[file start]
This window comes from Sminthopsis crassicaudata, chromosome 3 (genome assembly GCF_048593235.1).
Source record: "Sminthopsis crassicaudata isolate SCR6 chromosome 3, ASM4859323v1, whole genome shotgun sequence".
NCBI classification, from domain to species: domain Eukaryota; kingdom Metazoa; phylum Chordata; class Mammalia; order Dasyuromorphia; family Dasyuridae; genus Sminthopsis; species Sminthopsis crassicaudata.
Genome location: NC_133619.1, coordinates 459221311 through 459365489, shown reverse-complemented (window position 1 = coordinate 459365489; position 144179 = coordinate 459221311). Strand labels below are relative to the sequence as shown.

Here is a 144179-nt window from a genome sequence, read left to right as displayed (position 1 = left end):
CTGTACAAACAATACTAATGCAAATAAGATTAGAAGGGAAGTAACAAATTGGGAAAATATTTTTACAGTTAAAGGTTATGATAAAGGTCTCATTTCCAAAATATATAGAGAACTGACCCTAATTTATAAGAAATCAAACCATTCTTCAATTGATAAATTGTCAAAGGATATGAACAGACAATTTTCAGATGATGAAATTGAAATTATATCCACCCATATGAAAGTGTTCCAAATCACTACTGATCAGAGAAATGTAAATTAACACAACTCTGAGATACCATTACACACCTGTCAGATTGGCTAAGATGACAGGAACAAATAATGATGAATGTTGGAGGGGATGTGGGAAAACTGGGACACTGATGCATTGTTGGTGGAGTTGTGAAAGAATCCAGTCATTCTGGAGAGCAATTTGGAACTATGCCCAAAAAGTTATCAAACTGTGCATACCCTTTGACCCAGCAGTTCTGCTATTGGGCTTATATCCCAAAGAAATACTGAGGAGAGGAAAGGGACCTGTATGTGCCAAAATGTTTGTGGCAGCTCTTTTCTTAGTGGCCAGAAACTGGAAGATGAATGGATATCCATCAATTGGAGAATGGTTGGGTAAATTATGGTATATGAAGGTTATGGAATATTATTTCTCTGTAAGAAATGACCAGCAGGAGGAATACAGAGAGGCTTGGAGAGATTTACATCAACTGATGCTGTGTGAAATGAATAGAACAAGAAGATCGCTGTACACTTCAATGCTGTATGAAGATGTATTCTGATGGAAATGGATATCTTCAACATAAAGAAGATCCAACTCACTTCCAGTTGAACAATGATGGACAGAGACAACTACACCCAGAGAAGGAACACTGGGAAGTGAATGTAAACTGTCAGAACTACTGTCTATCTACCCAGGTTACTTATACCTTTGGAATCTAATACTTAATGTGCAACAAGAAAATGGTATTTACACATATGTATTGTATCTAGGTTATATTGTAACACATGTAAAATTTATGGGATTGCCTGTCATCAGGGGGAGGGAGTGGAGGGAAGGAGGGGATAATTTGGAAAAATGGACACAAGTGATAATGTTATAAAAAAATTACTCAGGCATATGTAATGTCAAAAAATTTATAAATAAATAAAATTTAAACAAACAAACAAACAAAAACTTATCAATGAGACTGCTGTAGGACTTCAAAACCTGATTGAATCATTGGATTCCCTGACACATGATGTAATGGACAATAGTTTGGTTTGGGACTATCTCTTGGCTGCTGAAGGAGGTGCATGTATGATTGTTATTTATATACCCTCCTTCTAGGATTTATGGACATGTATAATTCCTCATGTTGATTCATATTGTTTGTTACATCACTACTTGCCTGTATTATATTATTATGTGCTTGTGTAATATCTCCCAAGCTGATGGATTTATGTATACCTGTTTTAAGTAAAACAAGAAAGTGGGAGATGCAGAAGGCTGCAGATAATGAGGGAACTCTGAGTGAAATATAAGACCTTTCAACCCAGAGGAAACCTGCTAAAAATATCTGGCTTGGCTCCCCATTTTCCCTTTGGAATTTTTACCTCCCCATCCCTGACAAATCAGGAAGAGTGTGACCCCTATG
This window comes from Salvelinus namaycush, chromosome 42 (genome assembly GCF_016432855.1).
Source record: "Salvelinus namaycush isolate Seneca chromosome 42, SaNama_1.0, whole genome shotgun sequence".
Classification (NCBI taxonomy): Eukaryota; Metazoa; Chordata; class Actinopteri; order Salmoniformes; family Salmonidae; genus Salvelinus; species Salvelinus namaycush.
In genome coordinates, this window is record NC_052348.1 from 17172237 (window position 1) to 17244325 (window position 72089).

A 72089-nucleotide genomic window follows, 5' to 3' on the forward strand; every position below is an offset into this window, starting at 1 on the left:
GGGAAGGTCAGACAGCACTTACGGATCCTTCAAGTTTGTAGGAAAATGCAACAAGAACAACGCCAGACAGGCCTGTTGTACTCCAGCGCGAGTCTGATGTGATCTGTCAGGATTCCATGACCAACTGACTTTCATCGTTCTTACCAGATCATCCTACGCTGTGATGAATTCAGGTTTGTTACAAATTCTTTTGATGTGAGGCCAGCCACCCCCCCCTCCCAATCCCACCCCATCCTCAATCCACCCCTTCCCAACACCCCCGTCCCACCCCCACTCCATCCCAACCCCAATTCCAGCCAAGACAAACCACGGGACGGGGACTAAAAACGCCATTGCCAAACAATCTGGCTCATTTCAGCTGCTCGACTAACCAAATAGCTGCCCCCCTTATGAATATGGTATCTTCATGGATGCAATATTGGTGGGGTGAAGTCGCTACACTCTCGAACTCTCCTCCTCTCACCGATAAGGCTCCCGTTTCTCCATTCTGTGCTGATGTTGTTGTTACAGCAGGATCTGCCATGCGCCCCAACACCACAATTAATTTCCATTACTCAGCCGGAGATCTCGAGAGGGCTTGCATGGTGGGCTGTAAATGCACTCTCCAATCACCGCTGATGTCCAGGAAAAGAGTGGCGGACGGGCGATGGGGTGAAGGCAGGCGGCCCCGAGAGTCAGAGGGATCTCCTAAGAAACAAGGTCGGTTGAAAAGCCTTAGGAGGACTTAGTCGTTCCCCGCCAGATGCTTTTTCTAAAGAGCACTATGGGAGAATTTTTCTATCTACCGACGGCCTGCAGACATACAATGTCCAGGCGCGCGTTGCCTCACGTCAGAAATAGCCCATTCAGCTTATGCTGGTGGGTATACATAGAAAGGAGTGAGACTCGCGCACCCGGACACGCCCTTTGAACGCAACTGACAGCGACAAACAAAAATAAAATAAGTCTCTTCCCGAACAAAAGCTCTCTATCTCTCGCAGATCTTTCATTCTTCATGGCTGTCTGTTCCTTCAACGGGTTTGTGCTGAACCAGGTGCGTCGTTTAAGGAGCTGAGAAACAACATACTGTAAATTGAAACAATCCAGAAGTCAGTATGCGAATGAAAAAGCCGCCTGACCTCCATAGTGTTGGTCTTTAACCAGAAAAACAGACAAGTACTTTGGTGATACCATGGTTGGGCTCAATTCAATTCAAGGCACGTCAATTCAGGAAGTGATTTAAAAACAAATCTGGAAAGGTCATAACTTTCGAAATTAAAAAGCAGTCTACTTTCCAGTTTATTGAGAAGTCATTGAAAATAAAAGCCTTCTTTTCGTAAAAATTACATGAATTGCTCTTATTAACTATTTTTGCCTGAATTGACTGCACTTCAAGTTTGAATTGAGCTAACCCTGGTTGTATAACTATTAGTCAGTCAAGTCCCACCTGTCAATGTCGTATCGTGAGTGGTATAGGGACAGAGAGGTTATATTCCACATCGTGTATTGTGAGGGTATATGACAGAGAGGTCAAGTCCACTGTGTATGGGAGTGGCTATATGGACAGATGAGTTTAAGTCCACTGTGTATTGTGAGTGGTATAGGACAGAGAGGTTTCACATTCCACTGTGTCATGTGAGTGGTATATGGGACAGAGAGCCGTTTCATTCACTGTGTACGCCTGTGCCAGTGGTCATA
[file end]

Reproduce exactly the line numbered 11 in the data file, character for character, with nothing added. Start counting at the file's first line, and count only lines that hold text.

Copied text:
A 72089-nucleotide genomic window follows, 5' to 3' on the forward strand; every position below is an offset into this window, starting at 1 on the left: